Local mum, Lorna Farthing, gives us the lowdown on the recently opened London branch of international children’s theme park chain KidZania.
We visited KidZania on a Saturday afternoon, a few weeks after it had opened in the summer, courtesy of a MumsNet/KidZania sponsored trip. For those that haven’t heard of it, it’s a child-sized city where children aged four to 13 have the opportunity to experience more than 60 real life role-play activities. The London branch is located on the second floor of Westfield in Shepherd’s Bush next to Marks and Spencer. (Think of it like an indoor version of a Disney Main Street USA – for those that have been – where all the shops and buildings are actually the individual experiences.)
Upon arrival you “check in” as though you are at an airport (British Airways sponsors both this area and the Flight School inside). At check in, all members of the party are given electronic wristbands (which are linked on the system). If anyone tries to leave the KidZania area whilst wearing their band, unless it has been deactivated by security, an alarm will sound. There is only one way in and one way out (apart from alarmed fire exits) and so once children enter they cannot get back out without adult authorisation. The wristbands are active for four hours and need to be scanned whenever a child enters a new activity. Children are also given 50 kidZos each: this is the official currency of KidZania and they can either spend it (on activities), save it in the bank, or earn more by “working” in some of the activities. Children under the age of seven must be accompanied by an adult. These wristbands can also be used to identify and download (at a cost) any photos taken during the experiences.
Our party consisted of two 10 year old girls and two adults. The girls were very excited, had researched their visit in advance and had an idea of what to expect and the areas they wanted to visit first. Once we entered the main KidZania area, the adults were promptly told by the two girls that we weren’t needed anymore and they disappeared off happily to do their own thing.
This actually turned out to be a good thing for us, as adults aren’t actually allowed to go into the experiences with the children anyway (unless the child has Special Needs and, in that case, I believe the adult wears something that marks them out as a carer). If we hadn’t been abandoned by the girls we would have spent the next four hours queuing with them outside the experiences and then either hanging around outside (where there aren’t always chairs) or tagging along after them (if they are on one of the more active experiences – eg courier service, police, fire service). We therefore had a bit of a wander around to see what the experiences looked like and then headed upstairs to where there is an adults only lounge with coffee bar/cafe, sofas, tv and computers. There is free wifi too, but we found the connection to be rather slow (and the 3G/4G receptions wasn’t that great either). We stayed here for around half an hour and then decided to go for some retail therapy in Westfield instead. To leave the premises we had to go out through the equivalent of Passport Control where our wristbands were scanned to say we were leaving and we had to provide contact details. You then come back in the same way, rather than going in through the main entrance, where your wristbands are scanned again to check you back in. Everyone has to exit through Passport Control, including at the end of the four hour experience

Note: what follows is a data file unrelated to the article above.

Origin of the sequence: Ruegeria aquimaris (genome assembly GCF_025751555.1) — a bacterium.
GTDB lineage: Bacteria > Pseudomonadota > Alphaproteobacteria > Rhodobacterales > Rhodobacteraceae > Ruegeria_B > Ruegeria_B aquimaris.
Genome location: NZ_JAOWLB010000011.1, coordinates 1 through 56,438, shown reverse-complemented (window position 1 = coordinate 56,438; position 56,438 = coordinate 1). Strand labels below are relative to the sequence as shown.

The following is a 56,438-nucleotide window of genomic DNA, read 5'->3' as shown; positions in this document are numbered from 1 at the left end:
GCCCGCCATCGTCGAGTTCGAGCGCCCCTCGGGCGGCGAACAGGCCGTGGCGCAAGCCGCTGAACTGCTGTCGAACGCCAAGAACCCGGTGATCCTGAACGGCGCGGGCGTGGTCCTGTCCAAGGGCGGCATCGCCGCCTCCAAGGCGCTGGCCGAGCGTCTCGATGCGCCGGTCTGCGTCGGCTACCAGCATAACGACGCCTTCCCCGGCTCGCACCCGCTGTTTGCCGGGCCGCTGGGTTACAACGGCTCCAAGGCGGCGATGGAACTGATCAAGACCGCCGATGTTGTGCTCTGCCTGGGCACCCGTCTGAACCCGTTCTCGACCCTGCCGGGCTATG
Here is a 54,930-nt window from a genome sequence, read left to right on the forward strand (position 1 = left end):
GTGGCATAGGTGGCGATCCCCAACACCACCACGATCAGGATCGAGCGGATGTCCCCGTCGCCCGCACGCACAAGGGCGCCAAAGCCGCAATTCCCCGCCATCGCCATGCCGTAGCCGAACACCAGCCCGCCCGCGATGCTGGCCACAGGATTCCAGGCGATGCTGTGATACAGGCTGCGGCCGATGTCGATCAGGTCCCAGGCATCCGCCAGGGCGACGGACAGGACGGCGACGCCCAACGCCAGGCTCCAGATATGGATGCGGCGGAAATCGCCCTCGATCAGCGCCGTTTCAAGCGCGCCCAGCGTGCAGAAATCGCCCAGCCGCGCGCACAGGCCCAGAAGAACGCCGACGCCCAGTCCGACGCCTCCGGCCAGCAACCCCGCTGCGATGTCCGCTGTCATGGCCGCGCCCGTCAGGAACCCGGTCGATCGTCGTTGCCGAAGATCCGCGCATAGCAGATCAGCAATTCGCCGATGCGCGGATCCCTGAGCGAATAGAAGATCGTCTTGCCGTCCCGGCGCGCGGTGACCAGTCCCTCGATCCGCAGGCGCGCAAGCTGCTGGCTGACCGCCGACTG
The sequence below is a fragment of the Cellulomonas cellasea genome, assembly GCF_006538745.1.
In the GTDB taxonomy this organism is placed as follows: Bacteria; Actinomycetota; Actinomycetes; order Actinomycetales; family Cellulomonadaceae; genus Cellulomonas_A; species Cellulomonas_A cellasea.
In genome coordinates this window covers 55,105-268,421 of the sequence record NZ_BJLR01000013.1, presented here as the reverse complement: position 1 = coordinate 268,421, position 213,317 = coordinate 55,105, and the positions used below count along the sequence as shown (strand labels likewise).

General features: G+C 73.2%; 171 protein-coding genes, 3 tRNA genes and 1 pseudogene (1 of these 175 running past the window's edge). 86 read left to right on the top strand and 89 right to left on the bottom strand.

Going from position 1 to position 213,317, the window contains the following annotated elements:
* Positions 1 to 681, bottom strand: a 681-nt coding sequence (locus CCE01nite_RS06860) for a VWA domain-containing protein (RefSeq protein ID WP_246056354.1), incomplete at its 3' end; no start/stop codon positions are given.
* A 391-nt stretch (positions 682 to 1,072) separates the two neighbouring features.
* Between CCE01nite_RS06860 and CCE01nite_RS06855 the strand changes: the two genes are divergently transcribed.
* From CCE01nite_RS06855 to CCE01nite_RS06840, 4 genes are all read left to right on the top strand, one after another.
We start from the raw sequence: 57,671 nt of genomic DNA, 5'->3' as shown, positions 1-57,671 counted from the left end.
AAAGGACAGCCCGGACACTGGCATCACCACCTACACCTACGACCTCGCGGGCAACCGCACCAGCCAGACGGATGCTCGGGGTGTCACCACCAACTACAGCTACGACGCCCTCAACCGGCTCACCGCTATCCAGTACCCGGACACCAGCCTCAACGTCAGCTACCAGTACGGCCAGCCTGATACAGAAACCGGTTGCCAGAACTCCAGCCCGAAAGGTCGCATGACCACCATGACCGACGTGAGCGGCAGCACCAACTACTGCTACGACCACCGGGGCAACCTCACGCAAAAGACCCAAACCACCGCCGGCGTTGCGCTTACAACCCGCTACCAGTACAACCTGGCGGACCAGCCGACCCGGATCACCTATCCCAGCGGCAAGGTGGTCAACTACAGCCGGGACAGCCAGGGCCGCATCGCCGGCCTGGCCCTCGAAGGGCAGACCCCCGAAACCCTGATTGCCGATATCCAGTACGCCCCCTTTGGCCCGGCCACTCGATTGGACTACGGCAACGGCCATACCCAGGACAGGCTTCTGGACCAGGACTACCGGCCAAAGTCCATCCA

When we eventually caught up with the girls a couple of hours later they were having a fabulous time, but were slightly stressed as they hadn’t earned enough kidZos yet – they wanted to open a bank account and you needed to have, I believe, a minimum amount of 100 kidZos to do so. For some activities you are charged kidZos (eg Aviation Academy), and other activities you earn kidZos such as Courier Service which is why they did it twice.
During their time in KidZania the girls visited the Aviation Academy and landed a plane at Heathrow (their favourite), the Radio Station (second favourite), Courier Service (twice), the Bank Vault and the Fashion Recycling Factory (which they found rather boring). There were plenty of other areas they hadn’t had time for and long queues were an issue for some of these.
Both girls really enjoyed their experience and cannot wait to go back. As I said above, we went courtesy of MumsNet/KidZania so we didn’t have to pay. The normal cost for a child is £28 if bought in advance (£29.50 on the door) for the four hour experience. Given how much the girls loved it, I would say this is worth the money and would be happy to pay for my daughter to go back again (and, indeed, we are taking her and three others for her birthday next month). However, adults have to pay £16.50 if bought in advance (£18 on the door). This, I feel, is not good value for money as there isn’t really anything for the parents to do apart from hang around. Maybe this is a ploy to discourage adults from entering (apart from those with children under seven who have to be accompanied). I know that when I take our daughter back for her birthday I will not be buying a ticket for me: I will quite happily wander around Westfield and sit in a cafe.
Image copyright KidZania/Getty Images.